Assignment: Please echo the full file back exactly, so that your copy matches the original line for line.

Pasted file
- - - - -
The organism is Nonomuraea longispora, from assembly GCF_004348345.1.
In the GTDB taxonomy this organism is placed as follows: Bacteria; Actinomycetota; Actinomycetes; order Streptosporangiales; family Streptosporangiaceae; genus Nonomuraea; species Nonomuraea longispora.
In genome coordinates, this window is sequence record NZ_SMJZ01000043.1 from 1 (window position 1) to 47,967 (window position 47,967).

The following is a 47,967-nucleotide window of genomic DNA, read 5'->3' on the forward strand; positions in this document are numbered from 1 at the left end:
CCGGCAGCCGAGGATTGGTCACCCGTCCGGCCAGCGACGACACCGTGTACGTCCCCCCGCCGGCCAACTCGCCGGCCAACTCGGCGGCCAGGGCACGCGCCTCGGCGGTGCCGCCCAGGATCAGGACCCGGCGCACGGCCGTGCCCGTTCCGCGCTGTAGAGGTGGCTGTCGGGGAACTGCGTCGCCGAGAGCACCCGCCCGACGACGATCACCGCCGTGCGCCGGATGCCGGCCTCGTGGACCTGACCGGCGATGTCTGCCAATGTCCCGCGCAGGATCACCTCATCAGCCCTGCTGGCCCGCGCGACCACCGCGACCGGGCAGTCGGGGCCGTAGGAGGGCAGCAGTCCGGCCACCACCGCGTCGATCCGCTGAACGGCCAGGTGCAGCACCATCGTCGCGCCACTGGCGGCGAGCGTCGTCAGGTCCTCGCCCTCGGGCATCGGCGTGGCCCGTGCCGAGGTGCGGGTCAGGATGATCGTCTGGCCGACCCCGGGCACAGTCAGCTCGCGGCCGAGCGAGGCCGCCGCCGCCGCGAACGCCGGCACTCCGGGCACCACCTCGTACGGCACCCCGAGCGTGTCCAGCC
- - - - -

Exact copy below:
The organism is Nonomuraea longispora, from assembly GCF_004348345.1.
In the GTDB taxonomy this organism is placed as follows: Bacteria; Actinomycetota; Actinomycetes; order Streptosporangiales; family Streptosporangiaceae; genus Nonomuraea; species Nonomuraea longispora.
In genome coordinates, this window is sequence record NZ_SMJZ01000043.1 from 1 (window position 1) to 47,967 (window position 47,967).

The following is a 47,967-nucleotide window of genomic DNA, read 5'->3' on the forward strand; positions in this document are numbered from 1 at the left end:
CCGGCAGCCGAGGATTGGTCACCCGTCCGGCCAGCGACGACACCGTGTACGTCCCCCCGCCGGCCAACTCGCCGGCCAACTCGGCGGCCAGGGCACGCGCCTCGGCGGTGCCGCCCAGGATCAGGACCCGGCGCACGGCCGTGCCCGTTCCGCGCTGTAGAGGTGGCTGTCGGGGAACTGCGTCGCCGAGAGCACCCGCCCGACGACGATCACCGCCGTGCGCCGGATGCCGGCCTCGTGGACCTGACCGGCGATGTCTGCCAATGTCCCGCGCAGGATCACCTCATCAGCCCTGCTGGCCCGCGCGACCACCGCGACCGGGCAGTCGGGGCCGTAGGAGGGCAGCAGTCCGGCCACCACCGCGTCGATCCGCTGAACGGCCAGGTGCAGCACCATCGTCGCGCCACTGGCGGCGAGCGTCGTCAGGTCCTCGCCCTCGGGCATCGGCGTGGCCCGTGCCGAGGTGCGGGTCAGGATGATCGTCTGGCCGACCCCGGGCACAGTCAGCTCGCGGCCGAGCGAGGCCGCCGCCGCCGCGAACGCCGGCACTCCGGGCACCACCTCGTACGGCACCCCGAGCGTGTCCAGCC